Volume I, Issue 3, Page 10

Close Encounters of the
Chevy Kind

Chevy? Chevy. Love 'em!

I really do -- had some good ones – a '69 Z28 with a cross ram intake (built that one up in the pages of Hot Rod Magazine back in 1981), a '70 Z, a '72 Z, a '66, a '67 and '68 big block Corvettes.

The '67 was and education, a 435 hp convertible that I brought back from the dead and a real '68 L88- silver on silver convertible that I drove as often as possible. On the repro Polyglas tires that car ran 13.08 at 111.38 mph easy shifting through the gears at LA County Raceway. I bent one of those big fatty factory pushrods on that day and still drove it home. Great car.

Cam Benty is a veteran automotive journalist who has served on such titles as Popular Hot Rodding, where he was the editor during the early 1980s.  Since then, Cam has built a successful career as a freelance technical writer who has contributed to virtually every enthusiast magazine there is.  In addition, Cam has created many relationships within the performance aftermarket industry and regularly comes away with the latest and greatest scoop.  Cam has also worked for SEMA and has a keen understanding of where our hobby has been and what lies ahead.

My first car was a Chevy.  Bought it so I could go to school . . . among other things. It was a 1965 Impala SS with the 396, 325hp engine. Picked it up for $525 from Lucky Auto Sales from a guy, whose real name was . . .  Harley Davidson. Plenty scary actually. The SS would only go eight miles before it would overheat -– especially bad when you considered that I purchased the car August while living in the central California valley town of Stockton. Seeing 112 degrees that time of year was not uncommon.

I learned a bunch from that car -- the joys of breaker bars, neighborhood painters, L-series tires and fatiguing idler arms. I fixed the overheating problem by cleaning out the radiator and pulling the heads to remove the rusted out head gaskets. Didn't have enough money to do even a simple valve job. Other than changing the gaskets, the heads went back on with little more than a little wire wheel clean up. Guess, what –- it worked. Fixed a 35 mph suspension wobble by swapping out an new idler arm and tire rods from junk yard in my friend's driveway. That worked too.

The best part of that Impala may have been the guys I met when fixing it up . . . and subsequent car connections I made thereafter. I had been working a part time job in a pizza restaurant while going to school and met two brothers-in-law, both named Ed. They both were into cars. Both big Chevy guys. One had a '65 Chevelle SS with a 327. What ever he had done to the engine, it was fast -- a lot faster than my green Impala. His brother-in-law had a '63 Impala (of all things) with an even better 327.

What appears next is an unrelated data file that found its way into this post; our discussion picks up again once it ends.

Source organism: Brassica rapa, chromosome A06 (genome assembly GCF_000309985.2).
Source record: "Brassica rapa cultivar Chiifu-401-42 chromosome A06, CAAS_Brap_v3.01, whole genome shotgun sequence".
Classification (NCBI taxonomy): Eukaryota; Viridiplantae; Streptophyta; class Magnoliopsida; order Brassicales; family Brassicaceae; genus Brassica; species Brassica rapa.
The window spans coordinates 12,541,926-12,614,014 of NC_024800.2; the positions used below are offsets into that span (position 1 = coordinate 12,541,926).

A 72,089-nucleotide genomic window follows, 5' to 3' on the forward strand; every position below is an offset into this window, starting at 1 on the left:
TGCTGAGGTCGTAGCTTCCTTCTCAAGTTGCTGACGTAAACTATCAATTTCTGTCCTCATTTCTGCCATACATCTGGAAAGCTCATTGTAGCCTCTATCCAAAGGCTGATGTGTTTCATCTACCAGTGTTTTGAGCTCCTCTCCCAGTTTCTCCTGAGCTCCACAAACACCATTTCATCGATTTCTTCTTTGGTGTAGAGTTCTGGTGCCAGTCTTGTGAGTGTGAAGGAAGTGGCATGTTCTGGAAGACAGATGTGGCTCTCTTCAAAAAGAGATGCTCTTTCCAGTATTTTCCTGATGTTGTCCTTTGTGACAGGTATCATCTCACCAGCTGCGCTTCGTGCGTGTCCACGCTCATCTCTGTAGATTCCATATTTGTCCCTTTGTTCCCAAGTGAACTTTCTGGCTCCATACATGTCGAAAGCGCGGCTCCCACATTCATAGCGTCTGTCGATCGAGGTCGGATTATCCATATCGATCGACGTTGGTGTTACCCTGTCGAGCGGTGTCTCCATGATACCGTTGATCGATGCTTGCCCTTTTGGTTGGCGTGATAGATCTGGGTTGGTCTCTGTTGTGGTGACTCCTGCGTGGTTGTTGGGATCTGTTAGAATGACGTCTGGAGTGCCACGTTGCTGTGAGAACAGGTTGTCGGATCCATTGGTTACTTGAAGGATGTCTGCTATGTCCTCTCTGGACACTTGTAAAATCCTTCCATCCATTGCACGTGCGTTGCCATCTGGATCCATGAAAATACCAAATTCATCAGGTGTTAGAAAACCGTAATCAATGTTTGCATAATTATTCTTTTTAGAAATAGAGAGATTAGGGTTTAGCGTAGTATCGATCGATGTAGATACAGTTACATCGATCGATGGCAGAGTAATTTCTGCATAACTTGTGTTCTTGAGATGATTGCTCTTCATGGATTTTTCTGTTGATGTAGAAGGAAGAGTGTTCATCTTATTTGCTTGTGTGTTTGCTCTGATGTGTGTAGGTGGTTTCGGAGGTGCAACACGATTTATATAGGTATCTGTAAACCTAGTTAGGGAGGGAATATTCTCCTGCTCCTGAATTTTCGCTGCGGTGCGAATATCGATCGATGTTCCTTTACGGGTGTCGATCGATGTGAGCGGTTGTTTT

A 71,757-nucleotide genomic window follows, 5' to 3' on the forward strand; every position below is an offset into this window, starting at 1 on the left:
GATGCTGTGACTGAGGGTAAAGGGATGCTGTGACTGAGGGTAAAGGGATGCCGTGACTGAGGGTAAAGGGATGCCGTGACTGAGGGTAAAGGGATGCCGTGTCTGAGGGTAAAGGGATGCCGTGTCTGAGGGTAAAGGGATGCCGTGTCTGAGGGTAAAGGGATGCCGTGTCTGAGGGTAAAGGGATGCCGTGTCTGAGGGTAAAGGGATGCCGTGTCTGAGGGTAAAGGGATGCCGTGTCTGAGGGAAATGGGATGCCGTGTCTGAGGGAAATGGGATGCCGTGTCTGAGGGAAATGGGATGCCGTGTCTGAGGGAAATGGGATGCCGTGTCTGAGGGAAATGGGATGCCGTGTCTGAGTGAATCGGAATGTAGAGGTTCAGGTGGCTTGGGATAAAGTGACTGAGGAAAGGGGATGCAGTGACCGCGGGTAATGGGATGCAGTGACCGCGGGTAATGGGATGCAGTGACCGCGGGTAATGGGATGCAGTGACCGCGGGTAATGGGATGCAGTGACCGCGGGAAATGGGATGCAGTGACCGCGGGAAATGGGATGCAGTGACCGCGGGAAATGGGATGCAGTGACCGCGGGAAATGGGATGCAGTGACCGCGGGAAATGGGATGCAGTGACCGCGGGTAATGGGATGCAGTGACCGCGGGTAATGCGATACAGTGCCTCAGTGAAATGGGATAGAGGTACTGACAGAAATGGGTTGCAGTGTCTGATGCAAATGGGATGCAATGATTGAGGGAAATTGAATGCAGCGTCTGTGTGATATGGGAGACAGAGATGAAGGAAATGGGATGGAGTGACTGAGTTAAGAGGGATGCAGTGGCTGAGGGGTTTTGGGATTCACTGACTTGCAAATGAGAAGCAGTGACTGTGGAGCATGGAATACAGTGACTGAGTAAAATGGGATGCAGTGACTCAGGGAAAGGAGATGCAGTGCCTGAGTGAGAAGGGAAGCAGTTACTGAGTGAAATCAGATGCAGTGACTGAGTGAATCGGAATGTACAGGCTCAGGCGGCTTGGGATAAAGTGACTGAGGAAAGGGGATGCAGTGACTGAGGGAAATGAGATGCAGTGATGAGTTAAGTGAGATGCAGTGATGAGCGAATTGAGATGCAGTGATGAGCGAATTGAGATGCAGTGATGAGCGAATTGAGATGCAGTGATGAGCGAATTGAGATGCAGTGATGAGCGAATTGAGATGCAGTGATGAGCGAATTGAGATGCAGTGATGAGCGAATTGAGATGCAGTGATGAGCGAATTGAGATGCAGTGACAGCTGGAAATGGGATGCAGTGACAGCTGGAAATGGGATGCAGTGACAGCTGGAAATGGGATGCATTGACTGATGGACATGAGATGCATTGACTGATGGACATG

Over a few late night after hours beers, these guys decided to swap cars and engines, neither willing to part with their "secret powerplant." It took a day, me splitting my time between the two guys chasing parts and getting tools and operating the engine hoist for each team of one.  I swear it took more time to rent the equipment and purchase the parts we needed than it did for these two guys to do the actual work side-by-side in Ed #1's driveway.

But I learned more about engines and Chevys and beer in one day than I had in all my years leading up to the driveway swapfest. If nothing else, it branded me with the car-building bug. When those cars finally fired up and ran, it was one of the most gratifying things I had ever experienced. 

Maybe the best part of that experience was the confidence it gave me to do my own thing with my cars. Back in the '70s, Chevys were cheap and easy to work on. Folks were reasonable with their prices and we didn't care so much about making sure that the dates and part numbers were right on the hose clamps. It was a far more pure performance thing. The good old days -- yep, that was a great era.

But before you paint me as old school, I've kept current with new tech as well. Watching Gale Bank's Type-R road racing GMC Sierra -- running a Chevy Duramax Diesel at Buttonwillow Raceway last month -- it was clear that performance, both gasoline and diesel, come in many forms. New Corvettes are faster from the factory than we ever imagined possible from a production car.

Between tires, engines, electronics and the like, these days are every bit as good as the old days. Chevys have never been faster. That's a fact. Nor have really good performance parts and tech information been more readily available.

Chevy? Yep, love 'em. Always have. 

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